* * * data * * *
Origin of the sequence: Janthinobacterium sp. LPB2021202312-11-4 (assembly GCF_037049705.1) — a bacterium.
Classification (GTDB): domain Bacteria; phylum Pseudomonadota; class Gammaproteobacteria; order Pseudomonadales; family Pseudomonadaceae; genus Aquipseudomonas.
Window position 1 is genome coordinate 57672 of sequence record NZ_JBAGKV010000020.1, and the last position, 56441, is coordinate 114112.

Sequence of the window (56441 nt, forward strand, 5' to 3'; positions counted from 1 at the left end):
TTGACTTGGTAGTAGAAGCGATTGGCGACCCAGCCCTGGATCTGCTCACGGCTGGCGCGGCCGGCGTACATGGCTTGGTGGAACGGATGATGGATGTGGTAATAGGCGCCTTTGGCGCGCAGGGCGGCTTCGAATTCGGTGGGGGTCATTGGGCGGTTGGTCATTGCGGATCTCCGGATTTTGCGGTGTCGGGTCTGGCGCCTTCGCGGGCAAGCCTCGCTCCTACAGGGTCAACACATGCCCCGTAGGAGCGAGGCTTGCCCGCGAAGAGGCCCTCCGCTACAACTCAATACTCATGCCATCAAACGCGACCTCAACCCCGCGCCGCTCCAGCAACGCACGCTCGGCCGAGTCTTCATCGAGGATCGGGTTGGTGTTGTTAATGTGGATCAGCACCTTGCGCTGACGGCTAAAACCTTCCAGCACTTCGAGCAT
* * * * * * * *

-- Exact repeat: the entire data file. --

Origin of the sequence: Janthinobacterium sp. LPB2021202312-11-4 (assembly GCF_037049705.1) — a bacterium.
Classification (GTDB): domain Bacteria; phylum Pseudomonadota; class Gammaproteobacteria; order Pseudomonadales; family Pseudomonadaceae; genus Aquipseudomonas.
Window position 1 is genome coordinate 57672 of sequence record NZ_JBAGKV010000020.1, and the last position, 56441, is coordinate 114112.

Sequence of the window (56441 nt, forward strand, 5' to 3'; positions counted from 1 at the left end):
TTGACTTGGTAGTAGAAGCGATTGGCGACCCAGCCCTGGATCTGCTCACGGCTGGCGCGGCCGGCGTACATGGCTTGGTGGAACGGATGATGGATGTGGTAATAGGCGCCTTTGGCGCGCAGGGCGGCTTCGAATTCGGTGGGGGTCATTGGGCGGTTGGTCATTGCGGATCTCCGGATTTTGCGGTGTCGGGTCTGGCGCCTTCGCGGGCAAGCCTCGCTCCTACAGGGTCAACACATGCCCCGTAGGAGCGAGGCTTGCCCGCGAAGAGGCCCTCCGCTACAACTCAATACTCATGCCATCAAACGCGACCTCAACCCCGCGCCGCTCCAGCAACGCACGCTCGGCCGAGTCTTCATCGAGGATCGGGTTGGTGTTGTTAATGTGGATCAGCACCTTGCGCTGACGGCTAAAACCTTCCAGCACTTCGAGCAT